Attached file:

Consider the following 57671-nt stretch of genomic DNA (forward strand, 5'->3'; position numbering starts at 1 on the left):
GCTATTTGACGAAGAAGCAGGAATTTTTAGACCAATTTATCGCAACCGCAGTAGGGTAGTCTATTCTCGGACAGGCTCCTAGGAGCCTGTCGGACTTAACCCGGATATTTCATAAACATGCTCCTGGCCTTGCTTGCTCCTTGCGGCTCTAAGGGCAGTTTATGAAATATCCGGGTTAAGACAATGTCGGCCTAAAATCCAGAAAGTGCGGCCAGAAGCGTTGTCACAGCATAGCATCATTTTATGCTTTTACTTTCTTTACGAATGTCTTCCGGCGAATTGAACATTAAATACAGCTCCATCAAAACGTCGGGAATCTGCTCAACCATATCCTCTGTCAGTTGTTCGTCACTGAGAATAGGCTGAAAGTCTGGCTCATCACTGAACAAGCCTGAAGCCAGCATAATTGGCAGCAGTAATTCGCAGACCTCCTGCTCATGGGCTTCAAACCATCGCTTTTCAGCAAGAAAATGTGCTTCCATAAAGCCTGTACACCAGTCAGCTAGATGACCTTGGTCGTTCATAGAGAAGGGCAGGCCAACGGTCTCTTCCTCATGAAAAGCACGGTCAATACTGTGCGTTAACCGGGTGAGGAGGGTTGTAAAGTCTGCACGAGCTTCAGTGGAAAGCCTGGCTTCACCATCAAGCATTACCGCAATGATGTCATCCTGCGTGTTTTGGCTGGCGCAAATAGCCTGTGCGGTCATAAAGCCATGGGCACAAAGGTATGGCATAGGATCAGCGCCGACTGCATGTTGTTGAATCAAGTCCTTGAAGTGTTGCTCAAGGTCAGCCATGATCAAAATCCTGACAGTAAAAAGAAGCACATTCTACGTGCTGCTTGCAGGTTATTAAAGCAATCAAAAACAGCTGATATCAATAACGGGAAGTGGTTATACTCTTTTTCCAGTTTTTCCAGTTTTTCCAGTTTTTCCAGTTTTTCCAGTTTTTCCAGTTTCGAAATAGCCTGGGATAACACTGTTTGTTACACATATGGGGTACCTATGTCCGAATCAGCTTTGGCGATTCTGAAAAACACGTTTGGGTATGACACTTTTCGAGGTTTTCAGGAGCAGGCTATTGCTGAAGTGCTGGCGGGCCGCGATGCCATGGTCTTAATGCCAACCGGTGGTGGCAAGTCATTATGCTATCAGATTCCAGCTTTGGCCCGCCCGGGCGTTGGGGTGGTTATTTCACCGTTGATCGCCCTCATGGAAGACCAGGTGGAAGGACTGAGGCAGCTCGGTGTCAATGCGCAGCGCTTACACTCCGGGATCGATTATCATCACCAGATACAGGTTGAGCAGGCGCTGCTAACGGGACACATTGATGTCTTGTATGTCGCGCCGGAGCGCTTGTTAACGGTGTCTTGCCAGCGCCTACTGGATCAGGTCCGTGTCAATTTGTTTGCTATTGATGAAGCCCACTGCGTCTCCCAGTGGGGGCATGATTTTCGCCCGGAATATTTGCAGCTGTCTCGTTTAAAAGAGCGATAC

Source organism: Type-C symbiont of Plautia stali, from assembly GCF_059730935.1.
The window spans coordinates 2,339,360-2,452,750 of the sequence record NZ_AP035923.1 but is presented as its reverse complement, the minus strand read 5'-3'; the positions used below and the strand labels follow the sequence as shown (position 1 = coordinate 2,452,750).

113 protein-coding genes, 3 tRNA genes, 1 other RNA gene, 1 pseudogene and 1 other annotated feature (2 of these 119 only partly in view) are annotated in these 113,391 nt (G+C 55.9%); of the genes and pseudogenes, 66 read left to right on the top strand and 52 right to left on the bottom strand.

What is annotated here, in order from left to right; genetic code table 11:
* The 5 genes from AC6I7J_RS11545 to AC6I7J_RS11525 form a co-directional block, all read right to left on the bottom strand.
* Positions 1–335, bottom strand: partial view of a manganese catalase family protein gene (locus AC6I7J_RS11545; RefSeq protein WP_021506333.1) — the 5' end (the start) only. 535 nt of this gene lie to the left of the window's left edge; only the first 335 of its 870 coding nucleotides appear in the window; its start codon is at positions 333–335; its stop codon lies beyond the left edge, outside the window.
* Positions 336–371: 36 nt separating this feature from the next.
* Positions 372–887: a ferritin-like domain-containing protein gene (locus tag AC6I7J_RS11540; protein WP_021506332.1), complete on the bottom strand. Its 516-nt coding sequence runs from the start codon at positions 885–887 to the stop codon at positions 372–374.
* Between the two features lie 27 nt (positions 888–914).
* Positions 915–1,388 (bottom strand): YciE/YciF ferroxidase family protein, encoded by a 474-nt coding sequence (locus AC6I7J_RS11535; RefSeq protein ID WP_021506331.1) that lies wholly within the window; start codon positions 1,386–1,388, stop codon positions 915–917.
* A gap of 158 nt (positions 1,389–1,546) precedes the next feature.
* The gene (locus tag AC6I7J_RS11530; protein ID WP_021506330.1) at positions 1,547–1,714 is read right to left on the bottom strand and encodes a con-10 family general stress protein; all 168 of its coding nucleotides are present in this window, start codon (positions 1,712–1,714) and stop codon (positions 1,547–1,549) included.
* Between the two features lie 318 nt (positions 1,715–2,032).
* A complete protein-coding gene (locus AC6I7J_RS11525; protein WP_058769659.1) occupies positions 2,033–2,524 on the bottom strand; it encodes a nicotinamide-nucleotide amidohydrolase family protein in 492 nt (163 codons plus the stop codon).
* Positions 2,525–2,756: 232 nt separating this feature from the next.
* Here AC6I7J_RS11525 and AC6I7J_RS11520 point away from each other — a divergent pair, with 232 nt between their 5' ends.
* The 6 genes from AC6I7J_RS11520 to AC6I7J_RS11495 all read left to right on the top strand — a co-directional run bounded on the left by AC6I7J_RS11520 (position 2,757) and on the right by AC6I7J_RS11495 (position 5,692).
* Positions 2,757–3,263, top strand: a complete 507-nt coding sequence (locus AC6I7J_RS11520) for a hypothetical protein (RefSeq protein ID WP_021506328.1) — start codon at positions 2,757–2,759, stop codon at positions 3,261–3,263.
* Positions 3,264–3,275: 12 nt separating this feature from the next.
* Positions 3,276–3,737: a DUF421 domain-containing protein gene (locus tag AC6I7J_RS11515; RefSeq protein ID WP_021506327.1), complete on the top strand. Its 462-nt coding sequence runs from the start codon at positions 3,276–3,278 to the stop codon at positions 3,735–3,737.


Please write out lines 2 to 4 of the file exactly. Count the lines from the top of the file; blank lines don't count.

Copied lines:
GCTATTTGACGAAGAAGCAGGAATTTTTAGACCAATTTATCGCAACCGCAGTAGGGTAGTCTATTCTCGGACAGGCTCCTAGGAGCCTGTCGGACTTAACCCGGATATTTCATAAACATGCTCCTGGCCTTGCTTGCTCCTTGCGGCTCTAAGGGCAGTTTATGAAATATCCGGGTTAAGACAATGTCGGCCTAAAATCCAGAAAGTGCGGCCAGAAGCGTTGTCACAGCATAGCATCATTTTATGCTTTTACTTTCTTTACGAATGTCTTCCGGCGAATTGAACATTAAATACAGCTCCATCAAAACGTCGGGAATCTGCTCAACCATATCCTCTGTCAGTTGTTCGTCACTGAGAATAGGCTGAAAGTCTGGCTCATCACTGAACAAGCCTGAAGCCAGCATAATTGGCAGCAGTAATTCGCAGACCTCCTGCTCATGGGCTTCAAACCATCGCTTTTCAGCAAGAAAATGTGCTTCCATAAAGCCTGTACACCAGTCAGCTAGATGACCTTGGTCGTTCATAGAGAAGGGCAGGCCAACGGTCTCTTCCTCATGAAAAGCACGGTCAATACTGTGCGTTAACCGGGTGAGGAGGGTTGTAAAGTCTGCACGAGCTTCAGTGGAAAGCCTGGCTTCACCATCAAGCATTACCGCAATGATGTCATCCTGCGTGTTTTGGCTGGCGCAAATAGCCTGTGCGGTCATAAAGCCATGGGCACAAAGGTATGGCATAGGATCAGCGCCGACTGCATGTTGTTGAATCAAGTCCTTGAAGTGTTGCTCAAGGTCAGCCATGATCAAAATCCTGACAGTAAAAAGAAGCACATTCTACGTGCTGCTTGCAGGTTATTAAAGCAATCAAAAACAGCTGATATCAATAACGGGAAGTGGTTATACTCTTTTTCCAGTTTTTCCAGTTTTTCCAGTTTTTCCAGTTTTTCCAGTTTTTCCAGTTTCGAAATAGCCTGGGATAACACTGTTTGTTACACATATGGGGTACCTATGTCCGAATCAGCTTTGGCGATTCTGAAAAACACGTTTGGGTATGACACTTTTCGAGGTTTTCAGGAGCAGGCTATTGCTGAAGTGCTGGCGGGCCGCGATGCCATGGTCTTAATGCCAACCGGTGGTGGCAAGTCATTATGCTATCAGATTCCAGCTTTGGCCCGCCCGGGCGTTGGGGTGGTTATTTCACCGTTGATCGCCCTCATGGAAGACCAGGTGGAAGGACTGAGGCAGCTCGGTGTCAATGCGCAGCGCTTACACTCCGGGATCGATTATCATCACCAGATACAGGTTGAGCAGGCGCTGCTAACGGGACACATTGATGTCTTGTATGTCGCGCCGGAGCGCTTGTTAACGGTGTCTTGCCAGCGCCTACTGGATCAGGTCCGTGTCAATTTGTTTGCTATTGATGAAGCCCACTGCGTCTCCCAGTGGGGGCATGATTTTCGCCCGGAATATTTGCAGCTGTCTCGTTTAAAAGAGCGATAC

Source organism: Type-C symbiont of Plautia stali, from assembly GCF_059730935.1.
The window spans coordinates 2,339,360-2,452,750 of the sequence record NZ_AP035923.1 but is presented as its reverse complement, the minus strand read 5'-3'; the positions used below and the strand labels follow the sequence as shown (position 1 = coordinate 2,452,750).